Well, I’ll have to wait and see. In the meantime, maybe I could suggest a title for that sequel: Even More Candles, Hold the Cake.

14 thoughts on “Lots of Candles”

  1. My mother in Law once quipped to us “That 90! Nobody told ma about that!” Soooo I guess each decade has it’s ups and downs!
    I so love your column each week! Thank you and blessed New Year!

  2. I went to a book signing of LOTS OF CANDLES, PLENTY OF CAKE at Sacred Heart University in Connecticut. Anna Quindlen was so approachable. She took her time greeting and visiting with each one of us. This is one of my favorite books, ever! You’ve inspired me to reread it. Looking forward to your reaction to Michelle Obama ‘s BECOMING. Wishing you a healthy and joyful 2019! Sending love your way, Arti

    1. Thank you, Arti dear, for sharing this. I’m so glad to know she’s the same in “real life” as she is on the page. I’m looking forward to reading some of her other books, especially her novels. Happy 2019 to you and yours. — xx

  3. I just finished reading BEING MORTAL, another book on aging. Really useful information for finding meaning in what I’ve come to call “the narrows.” I have always liked Anna Quindlen for the same reasons you do. A great writer who makes it look effortless.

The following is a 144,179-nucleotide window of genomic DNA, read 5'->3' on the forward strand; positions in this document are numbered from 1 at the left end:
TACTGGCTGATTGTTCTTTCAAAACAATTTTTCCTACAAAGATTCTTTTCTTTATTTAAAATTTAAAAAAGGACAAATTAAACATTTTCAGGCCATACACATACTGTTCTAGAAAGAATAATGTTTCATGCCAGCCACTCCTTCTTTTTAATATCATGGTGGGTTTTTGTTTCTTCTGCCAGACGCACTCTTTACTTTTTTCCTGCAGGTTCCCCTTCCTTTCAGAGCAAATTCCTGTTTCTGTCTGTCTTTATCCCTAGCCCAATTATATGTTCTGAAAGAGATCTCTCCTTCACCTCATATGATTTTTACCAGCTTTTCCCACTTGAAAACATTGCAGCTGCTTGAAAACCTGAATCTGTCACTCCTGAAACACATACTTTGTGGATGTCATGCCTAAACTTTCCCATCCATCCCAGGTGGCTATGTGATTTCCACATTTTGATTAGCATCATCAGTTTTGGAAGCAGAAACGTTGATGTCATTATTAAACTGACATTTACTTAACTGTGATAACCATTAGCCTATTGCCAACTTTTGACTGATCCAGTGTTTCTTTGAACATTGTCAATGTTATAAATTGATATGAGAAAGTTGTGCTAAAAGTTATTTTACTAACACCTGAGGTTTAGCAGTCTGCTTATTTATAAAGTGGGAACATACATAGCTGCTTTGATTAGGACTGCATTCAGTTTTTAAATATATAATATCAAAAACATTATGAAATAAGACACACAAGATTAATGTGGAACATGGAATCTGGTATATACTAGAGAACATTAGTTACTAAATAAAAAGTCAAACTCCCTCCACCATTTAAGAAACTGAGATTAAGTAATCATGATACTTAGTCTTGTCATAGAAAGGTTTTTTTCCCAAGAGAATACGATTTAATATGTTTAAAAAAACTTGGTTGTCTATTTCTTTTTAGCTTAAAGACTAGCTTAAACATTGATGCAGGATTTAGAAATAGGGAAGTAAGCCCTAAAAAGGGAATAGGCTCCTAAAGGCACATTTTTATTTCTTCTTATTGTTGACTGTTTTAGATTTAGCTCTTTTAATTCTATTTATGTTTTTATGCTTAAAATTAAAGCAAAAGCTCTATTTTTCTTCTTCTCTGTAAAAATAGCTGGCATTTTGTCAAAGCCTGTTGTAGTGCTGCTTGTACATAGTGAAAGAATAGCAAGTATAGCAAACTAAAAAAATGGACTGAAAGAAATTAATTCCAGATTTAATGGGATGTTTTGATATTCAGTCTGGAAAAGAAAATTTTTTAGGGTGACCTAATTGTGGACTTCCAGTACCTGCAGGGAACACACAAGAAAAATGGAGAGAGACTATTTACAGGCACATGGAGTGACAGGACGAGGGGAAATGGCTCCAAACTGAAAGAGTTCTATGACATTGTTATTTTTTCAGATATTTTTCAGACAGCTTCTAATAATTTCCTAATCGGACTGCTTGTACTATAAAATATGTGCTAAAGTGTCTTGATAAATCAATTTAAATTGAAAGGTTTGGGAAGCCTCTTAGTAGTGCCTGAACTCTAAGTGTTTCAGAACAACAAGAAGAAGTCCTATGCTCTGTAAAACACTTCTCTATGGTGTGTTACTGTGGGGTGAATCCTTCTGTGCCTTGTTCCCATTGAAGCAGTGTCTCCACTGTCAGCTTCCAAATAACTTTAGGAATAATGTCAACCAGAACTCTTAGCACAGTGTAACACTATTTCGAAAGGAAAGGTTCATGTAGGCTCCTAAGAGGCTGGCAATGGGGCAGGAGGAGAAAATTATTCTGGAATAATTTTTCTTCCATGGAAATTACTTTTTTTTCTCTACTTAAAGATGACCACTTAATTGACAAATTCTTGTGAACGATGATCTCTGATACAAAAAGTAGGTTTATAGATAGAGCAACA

1. Thanks so much for the recommendation, Barb. And, yes indeed, Quindlen makes her wonderful writing seem “effortless.” I think every student of writing should read her to learn what “voice” in writing looks and sounds like. Easier said than done! — xx

  4. Dear Bon,

    Again, your reflection hit home with me. We have a text by Quindlen that ninth-graders read called “A Quilt of a Country” that is wonderful. It’s one of my favorite things. She wrote it immediately after 9/11, and the sentiment is even more relevant in 2018 than it was then, which says a lot.

    The other thing I connected with was the idea that when you grow older and begin to question “why?”; only to be given responses that are irrelevant, inappropriate, -or worse- mere platitudes. Like you, I now follow what I believe is the best path for me.

    I wish you a very Happy New Year!


  5. Happy 2019, dear Bonnie! Like you, I value Anna Quindlen’s writing, and yours! Thank you for your always interesting blogs, and may this year be a good one for you. Love, Marge